proletarianism


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pro·le·tar·i·an

 (prō′lĭ-târ′ē-ən)
adj.
Of, relating to, or characteristic of the proletariat.
n.
A member of the proletariat; a worker.

[From Latin prōlētārius, belonging to the lowest class of Roman citizens (viewed as contributing to the state only through having children), from prōlēs, offspring; see al- in Indo-European roots.]

pro′le·tar′i·an·ism n.

proletarianism

the practices, attitudes, social status, or political condition of an unpropertied class dependent for support on daily or casual labor. — proletarian, n., adj.
See also: Politics
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References in periodicals archive ?
It may be true, as Elaine Safer asserts, that Roth uses Ira's acting job in order to satirize the "impassioned, though quite trite, rhetoric" typical of his vulgar proletarianism (2006, 109).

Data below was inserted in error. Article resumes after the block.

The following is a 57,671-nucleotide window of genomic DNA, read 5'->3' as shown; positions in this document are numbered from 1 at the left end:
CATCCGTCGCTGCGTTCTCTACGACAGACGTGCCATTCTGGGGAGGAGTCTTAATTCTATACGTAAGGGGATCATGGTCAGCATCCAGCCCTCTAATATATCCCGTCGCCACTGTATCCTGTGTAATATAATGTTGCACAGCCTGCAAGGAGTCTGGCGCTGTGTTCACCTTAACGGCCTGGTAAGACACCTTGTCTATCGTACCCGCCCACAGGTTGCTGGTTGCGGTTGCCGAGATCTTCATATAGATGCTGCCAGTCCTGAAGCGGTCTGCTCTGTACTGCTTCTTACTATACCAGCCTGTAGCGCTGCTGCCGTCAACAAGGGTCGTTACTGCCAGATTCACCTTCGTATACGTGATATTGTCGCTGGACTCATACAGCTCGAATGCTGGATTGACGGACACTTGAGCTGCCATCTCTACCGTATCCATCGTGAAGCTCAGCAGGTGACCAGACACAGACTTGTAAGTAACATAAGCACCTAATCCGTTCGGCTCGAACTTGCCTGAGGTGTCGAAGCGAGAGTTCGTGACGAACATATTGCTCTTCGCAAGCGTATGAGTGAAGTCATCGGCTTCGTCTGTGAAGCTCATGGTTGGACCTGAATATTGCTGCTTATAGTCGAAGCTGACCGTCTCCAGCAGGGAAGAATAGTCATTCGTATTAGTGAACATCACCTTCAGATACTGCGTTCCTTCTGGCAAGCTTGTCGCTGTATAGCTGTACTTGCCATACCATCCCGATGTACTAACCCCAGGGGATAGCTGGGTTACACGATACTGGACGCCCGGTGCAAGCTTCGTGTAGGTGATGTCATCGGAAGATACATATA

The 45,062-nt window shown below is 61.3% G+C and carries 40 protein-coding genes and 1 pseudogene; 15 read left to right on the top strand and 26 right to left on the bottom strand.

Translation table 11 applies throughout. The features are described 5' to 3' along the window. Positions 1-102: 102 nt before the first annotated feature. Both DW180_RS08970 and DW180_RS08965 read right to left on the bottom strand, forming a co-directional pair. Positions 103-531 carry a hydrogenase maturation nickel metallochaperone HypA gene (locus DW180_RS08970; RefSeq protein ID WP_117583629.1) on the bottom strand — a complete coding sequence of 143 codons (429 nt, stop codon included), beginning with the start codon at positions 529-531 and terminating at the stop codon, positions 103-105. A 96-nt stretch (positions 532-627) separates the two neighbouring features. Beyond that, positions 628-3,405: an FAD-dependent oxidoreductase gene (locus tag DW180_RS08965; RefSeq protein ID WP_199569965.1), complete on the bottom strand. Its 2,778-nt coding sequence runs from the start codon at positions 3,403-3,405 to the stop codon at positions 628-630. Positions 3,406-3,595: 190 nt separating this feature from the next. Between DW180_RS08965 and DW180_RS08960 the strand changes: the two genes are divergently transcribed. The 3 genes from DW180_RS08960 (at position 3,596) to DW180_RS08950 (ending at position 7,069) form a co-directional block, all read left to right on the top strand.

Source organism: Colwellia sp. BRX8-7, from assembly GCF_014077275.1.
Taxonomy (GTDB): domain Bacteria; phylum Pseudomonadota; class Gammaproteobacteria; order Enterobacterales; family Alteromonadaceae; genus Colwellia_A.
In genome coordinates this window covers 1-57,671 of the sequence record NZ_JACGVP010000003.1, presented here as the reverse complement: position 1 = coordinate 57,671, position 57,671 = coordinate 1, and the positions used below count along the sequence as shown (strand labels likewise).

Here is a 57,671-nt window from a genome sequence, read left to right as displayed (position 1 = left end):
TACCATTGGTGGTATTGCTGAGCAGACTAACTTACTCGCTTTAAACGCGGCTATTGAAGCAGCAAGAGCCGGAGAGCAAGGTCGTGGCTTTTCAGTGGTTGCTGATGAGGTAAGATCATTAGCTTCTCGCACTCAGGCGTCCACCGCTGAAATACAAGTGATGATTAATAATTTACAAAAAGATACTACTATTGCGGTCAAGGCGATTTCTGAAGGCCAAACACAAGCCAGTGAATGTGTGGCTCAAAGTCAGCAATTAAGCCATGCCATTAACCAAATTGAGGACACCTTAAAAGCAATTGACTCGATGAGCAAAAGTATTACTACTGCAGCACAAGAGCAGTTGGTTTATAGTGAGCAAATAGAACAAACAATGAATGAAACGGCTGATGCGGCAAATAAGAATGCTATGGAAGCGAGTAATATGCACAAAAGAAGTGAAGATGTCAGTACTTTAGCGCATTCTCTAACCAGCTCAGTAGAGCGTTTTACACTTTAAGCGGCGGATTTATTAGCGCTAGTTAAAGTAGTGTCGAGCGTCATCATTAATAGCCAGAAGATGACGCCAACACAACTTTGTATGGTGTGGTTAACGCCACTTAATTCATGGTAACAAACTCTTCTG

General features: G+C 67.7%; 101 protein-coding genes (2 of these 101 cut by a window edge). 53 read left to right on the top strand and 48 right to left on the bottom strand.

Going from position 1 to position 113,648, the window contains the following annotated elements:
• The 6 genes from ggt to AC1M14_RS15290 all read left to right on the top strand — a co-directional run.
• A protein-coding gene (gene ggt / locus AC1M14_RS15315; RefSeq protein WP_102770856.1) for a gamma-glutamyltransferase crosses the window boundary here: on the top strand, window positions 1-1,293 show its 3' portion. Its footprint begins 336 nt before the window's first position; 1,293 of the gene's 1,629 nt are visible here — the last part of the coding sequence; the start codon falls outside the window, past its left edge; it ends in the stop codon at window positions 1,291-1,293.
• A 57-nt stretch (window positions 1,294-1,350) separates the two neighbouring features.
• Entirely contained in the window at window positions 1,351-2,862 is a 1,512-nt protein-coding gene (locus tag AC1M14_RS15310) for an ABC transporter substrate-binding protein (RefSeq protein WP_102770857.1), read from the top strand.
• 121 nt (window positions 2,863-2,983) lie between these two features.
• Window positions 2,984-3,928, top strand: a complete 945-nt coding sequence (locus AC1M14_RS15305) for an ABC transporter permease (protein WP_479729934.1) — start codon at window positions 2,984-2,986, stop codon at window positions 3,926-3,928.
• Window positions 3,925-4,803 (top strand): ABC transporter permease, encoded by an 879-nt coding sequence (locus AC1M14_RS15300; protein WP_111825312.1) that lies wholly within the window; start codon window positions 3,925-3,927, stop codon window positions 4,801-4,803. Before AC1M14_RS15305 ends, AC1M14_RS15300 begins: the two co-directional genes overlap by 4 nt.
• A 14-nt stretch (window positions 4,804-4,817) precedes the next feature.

The writers, photographers, and artists she examines were representatives of the cutting edge of their fields during the 1930s and 1940s, and had earlier expressed radical tastes either in aesthetics, such as surrealism, or in politics, such as proletarianism, along with their avant-garde forms of representation.
Yet these policies can liberate men from proletarianism if and only if they are accompanied by an enrichment of the inner life of the average citizen (Leisure, IV).
The book's overall fabric, however, is only slightly undermined in using spatial/cultural transcendence of American exceptionalism and Marxist proletarianism as segue into South Asian territorial issues; this strategy belies the raison d'etre of this compilation in the first place-examining "Affect and attachment towards land in South Asia" (9).